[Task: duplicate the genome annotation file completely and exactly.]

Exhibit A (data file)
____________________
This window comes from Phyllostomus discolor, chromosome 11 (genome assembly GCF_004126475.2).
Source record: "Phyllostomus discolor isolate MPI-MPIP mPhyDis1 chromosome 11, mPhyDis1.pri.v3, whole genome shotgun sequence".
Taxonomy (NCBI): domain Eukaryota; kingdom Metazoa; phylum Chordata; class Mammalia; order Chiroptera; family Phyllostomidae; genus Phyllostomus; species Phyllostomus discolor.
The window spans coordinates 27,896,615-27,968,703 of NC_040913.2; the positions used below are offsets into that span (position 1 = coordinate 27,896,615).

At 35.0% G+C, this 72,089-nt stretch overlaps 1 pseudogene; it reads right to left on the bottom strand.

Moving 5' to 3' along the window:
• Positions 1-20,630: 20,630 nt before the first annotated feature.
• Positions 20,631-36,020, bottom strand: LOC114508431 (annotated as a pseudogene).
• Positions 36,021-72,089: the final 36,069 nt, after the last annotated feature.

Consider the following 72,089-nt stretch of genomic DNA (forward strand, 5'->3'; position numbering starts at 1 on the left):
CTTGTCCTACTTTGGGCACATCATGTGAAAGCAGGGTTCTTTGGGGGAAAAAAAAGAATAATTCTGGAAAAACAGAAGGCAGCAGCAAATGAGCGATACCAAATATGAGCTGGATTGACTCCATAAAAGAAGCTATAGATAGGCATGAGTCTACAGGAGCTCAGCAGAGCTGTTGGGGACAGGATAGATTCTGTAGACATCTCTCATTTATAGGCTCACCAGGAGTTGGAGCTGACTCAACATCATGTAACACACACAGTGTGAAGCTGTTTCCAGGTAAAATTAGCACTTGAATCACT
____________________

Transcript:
This window comes from Phyllostomus discolor, chromosome 11 (genome assembly GCF_004126475.2).
Source record: "Phyllostomus discolor isolate MPI-MPIP mPhyDis1 chromosome 11, mPhyDis1.pri.v3, whole genome shotgun sequence".
Taxonomy (NCBI): domain Eukaryota; kingdom Metazoa; phylum Chordata; class Mammalia; order Chiroptera; family Phyllostomidae; genus Phyllostomus; species Phyllostomus discolor.
The window spans coordinates 27,896,615-27,968,703 of NC_040913.2; the positions used below are offsets into that span (position 1 = coordinate 27,896,615).

At 35.0% G+C, this 72,089-nt stretch overlaps 1 pseudogene; it reads right to left on the bottom strand.

Moving 5' to 3' along the window:
• Positions 1-20,630: 20,630 nt before the first annotated feature.
• Positions 20,631-36,020, bottom strand: LOC114508431 (annotated as a pseudogene).
• Positions 36,021-72,089: the final 36,069 nt, after the last annotated feature.

Consider the following 72,089-nt stretch of genomic DNA (forward strand, 5'->3'; position numbering starts at 1 on the left):
CTTGTCCTACTTTGGGCACATCATGTGAAAGCAGGGTTCTTTGGGGGAAAAAAAAGAATAATTCTGGAAAAACAGAAGGCAGCAGCAAATGAGCGATACCAAATATGAGCTGGATTGACTCCATAAAAGAAGCTATAGATAGGCATGAGTCTACAGGAGCTCAGCAGAGCTGTTGGGGACAGGATAGATTCTGTAGACATCTCTCATTTATAGGCTCACCAGGAGTTGGAGCTGACTCAACATCATGTAACACACACAGTGTGAAGCTGTTTCCAGGTAAAATTAGCACTTGAATCACT